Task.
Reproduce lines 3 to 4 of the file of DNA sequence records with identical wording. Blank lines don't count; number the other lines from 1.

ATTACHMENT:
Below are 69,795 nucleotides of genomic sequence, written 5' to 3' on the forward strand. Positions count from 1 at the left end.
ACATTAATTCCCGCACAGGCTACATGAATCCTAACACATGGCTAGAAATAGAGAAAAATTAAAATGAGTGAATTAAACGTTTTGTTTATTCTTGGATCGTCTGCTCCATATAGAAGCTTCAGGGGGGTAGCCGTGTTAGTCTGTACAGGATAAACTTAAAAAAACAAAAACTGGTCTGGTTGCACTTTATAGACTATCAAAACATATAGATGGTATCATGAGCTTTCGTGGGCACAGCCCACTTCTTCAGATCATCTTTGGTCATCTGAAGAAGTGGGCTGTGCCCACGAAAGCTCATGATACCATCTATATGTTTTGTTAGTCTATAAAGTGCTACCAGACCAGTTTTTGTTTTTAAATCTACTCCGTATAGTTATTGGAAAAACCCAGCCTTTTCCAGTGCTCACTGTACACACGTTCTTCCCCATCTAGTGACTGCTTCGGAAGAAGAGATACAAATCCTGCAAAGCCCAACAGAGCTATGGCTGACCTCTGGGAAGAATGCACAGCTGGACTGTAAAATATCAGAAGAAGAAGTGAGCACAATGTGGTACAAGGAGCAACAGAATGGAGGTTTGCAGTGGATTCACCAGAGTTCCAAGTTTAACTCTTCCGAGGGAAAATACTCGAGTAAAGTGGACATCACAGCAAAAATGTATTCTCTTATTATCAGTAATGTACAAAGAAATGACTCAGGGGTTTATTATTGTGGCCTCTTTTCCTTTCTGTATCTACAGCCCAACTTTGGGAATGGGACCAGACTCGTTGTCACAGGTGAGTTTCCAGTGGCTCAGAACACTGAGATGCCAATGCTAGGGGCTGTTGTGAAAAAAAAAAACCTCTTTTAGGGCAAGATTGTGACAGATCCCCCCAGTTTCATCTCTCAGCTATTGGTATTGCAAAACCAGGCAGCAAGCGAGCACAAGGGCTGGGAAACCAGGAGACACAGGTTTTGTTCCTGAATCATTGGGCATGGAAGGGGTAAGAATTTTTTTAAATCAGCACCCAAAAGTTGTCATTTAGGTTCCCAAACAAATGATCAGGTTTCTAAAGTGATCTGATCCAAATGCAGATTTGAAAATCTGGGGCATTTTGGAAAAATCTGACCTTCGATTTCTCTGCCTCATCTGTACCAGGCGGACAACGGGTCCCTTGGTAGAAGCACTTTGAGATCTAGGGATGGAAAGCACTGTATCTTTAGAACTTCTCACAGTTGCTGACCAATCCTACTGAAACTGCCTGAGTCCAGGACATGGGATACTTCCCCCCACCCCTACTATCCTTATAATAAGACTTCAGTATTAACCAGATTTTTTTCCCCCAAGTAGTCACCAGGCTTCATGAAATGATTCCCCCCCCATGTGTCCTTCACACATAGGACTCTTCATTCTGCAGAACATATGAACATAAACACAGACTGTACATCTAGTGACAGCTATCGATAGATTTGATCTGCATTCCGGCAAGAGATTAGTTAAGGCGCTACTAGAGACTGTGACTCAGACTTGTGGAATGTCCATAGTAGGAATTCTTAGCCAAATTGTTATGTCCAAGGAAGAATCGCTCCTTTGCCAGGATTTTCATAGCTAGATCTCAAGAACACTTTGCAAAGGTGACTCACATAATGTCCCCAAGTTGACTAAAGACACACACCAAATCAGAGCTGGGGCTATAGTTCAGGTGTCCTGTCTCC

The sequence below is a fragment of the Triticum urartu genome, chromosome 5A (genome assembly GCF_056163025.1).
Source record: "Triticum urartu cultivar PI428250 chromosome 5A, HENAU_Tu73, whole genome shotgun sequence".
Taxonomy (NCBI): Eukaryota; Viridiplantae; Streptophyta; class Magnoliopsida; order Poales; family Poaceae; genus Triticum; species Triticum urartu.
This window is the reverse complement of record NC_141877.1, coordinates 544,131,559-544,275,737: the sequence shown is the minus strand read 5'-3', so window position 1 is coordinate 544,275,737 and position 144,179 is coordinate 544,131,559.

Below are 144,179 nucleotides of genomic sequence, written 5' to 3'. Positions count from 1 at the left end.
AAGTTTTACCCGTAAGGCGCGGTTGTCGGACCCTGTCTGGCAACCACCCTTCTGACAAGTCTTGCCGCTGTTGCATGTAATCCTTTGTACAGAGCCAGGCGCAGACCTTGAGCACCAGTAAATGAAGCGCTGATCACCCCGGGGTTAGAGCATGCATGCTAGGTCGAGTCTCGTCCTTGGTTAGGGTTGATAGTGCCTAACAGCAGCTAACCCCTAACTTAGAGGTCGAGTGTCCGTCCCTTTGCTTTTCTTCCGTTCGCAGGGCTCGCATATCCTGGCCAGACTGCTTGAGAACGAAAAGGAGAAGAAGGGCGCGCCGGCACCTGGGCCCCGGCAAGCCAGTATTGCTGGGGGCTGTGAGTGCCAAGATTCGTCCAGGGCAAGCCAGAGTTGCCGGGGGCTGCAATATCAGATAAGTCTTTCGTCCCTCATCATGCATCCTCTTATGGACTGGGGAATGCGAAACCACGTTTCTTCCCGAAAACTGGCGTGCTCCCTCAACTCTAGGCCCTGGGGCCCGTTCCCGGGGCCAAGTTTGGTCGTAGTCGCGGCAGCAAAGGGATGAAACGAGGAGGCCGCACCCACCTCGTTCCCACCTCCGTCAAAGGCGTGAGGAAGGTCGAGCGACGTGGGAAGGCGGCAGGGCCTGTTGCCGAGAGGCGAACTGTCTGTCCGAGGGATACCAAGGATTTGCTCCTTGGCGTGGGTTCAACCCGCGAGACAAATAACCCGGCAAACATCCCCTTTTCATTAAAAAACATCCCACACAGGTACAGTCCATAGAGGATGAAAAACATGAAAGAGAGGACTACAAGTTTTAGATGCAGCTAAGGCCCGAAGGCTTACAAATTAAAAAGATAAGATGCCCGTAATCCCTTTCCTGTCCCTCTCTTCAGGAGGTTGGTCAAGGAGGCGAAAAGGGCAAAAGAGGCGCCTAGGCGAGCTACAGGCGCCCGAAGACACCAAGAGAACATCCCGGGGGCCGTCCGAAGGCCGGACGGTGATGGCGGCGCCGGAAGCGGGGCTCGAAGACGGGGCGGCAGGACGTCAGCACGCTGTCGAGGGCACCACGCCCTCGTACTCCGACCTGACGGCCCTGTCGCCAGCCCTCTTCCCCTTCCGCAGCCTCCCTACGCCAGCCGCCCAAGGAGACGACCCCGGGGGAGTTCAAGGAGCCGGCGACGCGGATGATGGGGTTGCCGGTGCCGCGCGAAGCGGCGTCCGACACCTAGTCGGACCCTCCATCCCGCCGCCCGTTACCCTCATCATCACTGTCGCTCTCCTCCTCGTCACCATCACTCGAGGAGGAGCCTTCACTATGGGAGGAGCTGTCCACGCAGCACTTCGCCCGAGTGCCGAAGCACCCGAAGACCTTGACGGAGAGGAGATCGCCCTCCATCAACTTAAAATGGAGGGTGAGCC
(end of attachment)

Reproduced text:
The sequence below is a fragment of the Triticum urartu genome, chromosome 5A (genome assembly GCF_056163025.1).
Source record: "Triticum urartu cultivar PI428250 chromosome 5A, HENAU_Tu73, whole genome shotgun sequence".